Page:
Some big limits or questions that would hold me back
    - How does the Drobo compare to a four disk RAID 5 array in read/write performance? Assuming you used matched disks in the Drobo.
    - Firewire 800 is great for connecting one computer. But limiting a multiple computer network to one gigabit ethernet port channeled through USB 2.0 sounds painfully slow. They should have at least piped it through FW800.
    - The unit should have at least two gigabit ethernet connections for faster networking.

    Personally I would build a simple PC with a good motherboard offering plenty of SATA ports and RAID 5. Then add a bunch of gigabit ethernet cards so that every computer or small clusters of computers could have independent gigabit connections. Since for $500 to $550 you can set up a tower running Linux as a server with a motherboard capable of handling up to an eight disk RAID 5 array with 5 gigabit ethernet controllers (1 built in and 4 cards). Although the PCI Bus may be a bottle neck in which case it would run another $100 for a board with ample PCIe slots and the slightly more expense PCIe gigabit ethernet cards.

    Though I have no need for that much server capacity or network bandwidth I would still choose the home brew Linux NAS as it would offer so much more bandwidth and storage expandability compared to the drobo for the same price. I mean total 5gb/s bandwidth and up to Eight drive capacity in RAID 5 compared to a 4 disc drobo networked at 480mb/s.:eek:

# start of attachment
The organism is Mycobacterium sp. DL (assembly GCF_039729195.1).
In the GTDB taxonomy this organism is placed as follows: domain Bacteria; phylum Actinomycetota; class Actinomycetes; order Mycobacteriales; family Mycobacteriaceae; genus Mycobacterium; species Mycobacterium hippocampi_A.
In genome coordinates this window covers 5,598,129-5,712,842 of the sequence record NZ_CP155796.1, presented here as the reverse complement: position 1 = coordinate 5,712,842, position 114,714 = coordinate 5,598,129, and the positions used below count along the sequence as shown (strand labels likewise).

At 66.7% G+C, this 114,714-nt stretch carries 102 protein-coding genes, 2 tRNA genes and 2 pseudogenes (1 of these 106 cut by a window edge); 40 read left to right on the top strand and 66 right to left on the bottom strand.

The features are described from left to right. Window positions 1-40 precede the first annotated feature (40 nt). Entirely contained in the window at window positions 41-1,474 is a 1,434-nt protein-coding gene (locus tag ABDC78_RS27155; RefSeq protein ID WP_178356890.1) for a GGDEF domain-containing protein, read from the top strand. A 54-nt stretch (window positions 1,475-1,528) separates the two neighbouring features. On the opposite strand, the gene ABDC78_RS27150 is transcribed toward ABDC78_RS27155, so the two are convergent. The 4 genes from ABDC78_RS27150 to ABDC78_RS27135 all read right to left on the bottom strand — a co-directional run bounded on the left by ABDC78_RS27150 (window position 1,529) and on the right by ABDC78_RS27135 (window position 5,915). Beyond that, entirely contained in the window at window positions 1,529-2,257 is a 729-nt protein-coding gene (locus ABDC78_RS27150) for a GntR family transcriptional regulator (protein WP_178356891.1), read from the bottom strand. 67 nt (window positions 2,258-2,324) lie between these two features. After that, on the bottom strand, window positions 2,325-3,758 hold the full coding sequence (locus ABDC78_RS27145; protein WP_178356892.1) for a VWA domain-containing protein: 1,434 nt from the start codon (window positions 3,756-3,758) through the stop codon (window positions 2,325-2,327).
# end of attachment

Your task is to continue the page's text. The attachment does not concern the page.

For the average user not looking for supporting multiple computers on a network the Drobo would be great. I would advise though that if you are using this on a network to set up a FW800 network (cabling is pricey) or connect the Drobo to a server PC via FW800 then network via Gigabit to avoid that USB 2.0 bottleneck.
     
  13. blodwyn macrumors 65816

    Joined:
    Jul 28, 2004
    Location:
    Portland, Oregon
    #13
    This is an interesting alternative, using ZFS and Solaris. ZFS is also currently working on Leopard, but still under development, pending full release on Snow Leopard server. According to the MacOSForge discussion board, the developers will not be removing support in the regular Snow Leopard, but will not build a user friendly GUI for it. Considering how easy the ZFS CLI is, it hardly needs a GUI. It took a couple of commands to set up a RAIDZ filesystem on the 3 drives I've been experimenting with. So far, it's been running error free for the couple of months I've been using it.
     

Share This Page